September 1, 2013
By Andrea Petrie
She was in her late 80s, frail and no longer able to maintain the home she and her late husband had built and in which they had raised their three children. So when her son suggested she sell up, give him the proceeds and move in with his family for the rest of her days, it seemed like an ideal solution.
Then their relationship soured and so, too, did his promise to provide lifelong care. And he refused to hand back any of the hundreds of thousands of dollars she had given him so she could find somewhere else to live.
Scenarios like this are becoming more common, according to Seniors Rights Victoria manager Jenny Blakey. Of all the cases her organisation handled in the 2012-13 financial year, 678 related to elder financial abuse, when someone known and trusted by an older person took advantage of them for financial gain.
''Financial abuse is one of the most common types of elder abuse that we see, making up for about 40 per cent of cases," Ms Blakey said.
"It's increasing, too, just by virtue of the fact that the population is ageing and because most elderly people are wealthier in terms of owning their homes and having more assets than earlier generations.''
She said that because it was getting harder for younger people to afford homes of their own, and many were facing other financial difficulties, some people wanted access to the wealth of older people in their lives now, rather than waiting for a possible inheritance.
The exchange of assets in return for care, for example, had the potential to get particularly complicated, she said.
''For most families it's a good arrangement and it works well because most families really do care for one another and look out for each other's interests as best they can,'' she said. ''And it can be done with good intentions, but things can and do go wrong for various reasons and those are the cases we tend to see.''
In some cases, elderly people have moved in with their children and clashed with their son or daughter, or their son or daughter's partner or children, Ms Blakey said.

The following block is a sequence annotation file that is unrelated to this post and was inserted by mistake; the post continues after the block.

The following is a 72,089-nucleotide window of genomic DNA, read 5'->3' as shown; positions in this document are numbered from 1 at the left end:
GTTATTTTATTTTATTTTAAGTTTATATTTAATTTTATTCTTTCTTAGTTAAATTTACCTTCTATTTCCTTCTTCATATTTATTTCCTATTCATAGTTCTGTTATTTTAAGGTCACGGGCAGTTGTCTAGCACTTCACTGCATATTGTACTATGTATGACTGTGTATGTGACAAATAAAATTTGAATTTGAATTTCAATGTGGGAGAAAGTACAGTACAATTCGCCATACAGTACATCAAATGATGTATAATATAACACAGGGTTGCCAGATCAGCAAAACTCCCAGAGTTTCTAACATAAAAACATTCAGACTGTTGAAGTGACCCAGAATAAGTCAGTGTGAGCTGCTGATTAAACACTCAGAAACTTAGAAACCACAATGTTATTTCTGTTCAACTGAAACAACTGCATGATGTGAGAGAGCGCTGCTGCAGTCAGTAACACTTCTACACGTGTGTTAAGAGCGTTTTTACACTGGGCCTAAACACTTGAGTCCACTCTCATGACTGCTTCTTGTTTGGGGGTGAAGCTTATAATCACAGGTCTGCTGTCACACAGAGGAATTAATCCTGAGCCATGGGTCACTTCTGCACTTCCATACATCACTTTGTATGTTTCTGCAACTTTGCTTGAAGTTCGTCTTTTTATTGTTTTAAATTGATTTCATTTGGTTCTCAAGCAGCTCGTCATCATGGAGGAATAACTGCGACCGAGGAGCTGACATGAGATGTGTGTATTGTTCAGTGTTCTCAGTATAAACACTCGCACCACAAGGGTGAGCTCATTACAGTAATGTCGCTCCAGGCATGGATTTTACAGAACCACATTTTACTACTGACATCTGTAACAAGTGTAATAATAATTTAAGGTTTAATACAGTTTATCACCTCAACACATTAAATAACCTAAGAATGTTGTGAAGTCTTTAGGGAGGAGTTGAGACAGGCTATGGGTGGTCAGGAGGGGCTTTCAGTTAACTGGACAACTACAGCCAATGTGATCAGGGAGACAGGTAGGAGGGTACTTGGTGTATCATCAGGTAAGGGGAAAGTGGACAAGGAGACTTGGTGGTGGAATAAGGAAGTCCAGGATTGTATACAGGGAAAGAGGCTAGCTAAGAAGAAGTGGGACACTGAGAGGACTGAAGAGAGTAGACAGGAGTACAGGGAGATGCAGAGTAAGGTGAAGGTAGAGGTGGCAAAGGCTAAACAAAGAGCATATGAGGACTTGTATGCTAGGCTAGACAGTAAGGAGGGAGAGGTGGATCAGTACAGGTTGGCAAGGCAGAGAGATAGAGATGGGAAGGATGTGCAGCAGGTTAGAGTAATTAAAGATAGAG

Problems have also arisen in instances where money has been lent in exchange for care and when the arrangement has not worked out and the elderly person wanted to leave, they struggled to get their money back. Because they might have signed over power of attorney, some elderly people believe there is nothing they can do.
''There's been situations where money from the older person has been gambled away and they only realised when the bank seized the home of the person who has been caring for them, where they were also living, so they've ended up in their late 80s or early 90s homeless,'' Ms Blakey said.
And with divorce relatively common these days, many older people have had to demonstrate their claim on properties belonging to one of their adult children, where they have been living, if the house has to be sold or formed part of a financial settlement. A booklet created by Seniors Rights Victoria, Care for your assets: money, ageing and family, provides advice on the possible personal and legal outcomes of various scenarios, including for anyone considering selling their home and giving the money to someone who has agreed to care for them, or who is moving in with a relative.
■For more information visit seniorsrights.org.au or call 1300 368 821.
SOURCE: The Brisbane Times, au
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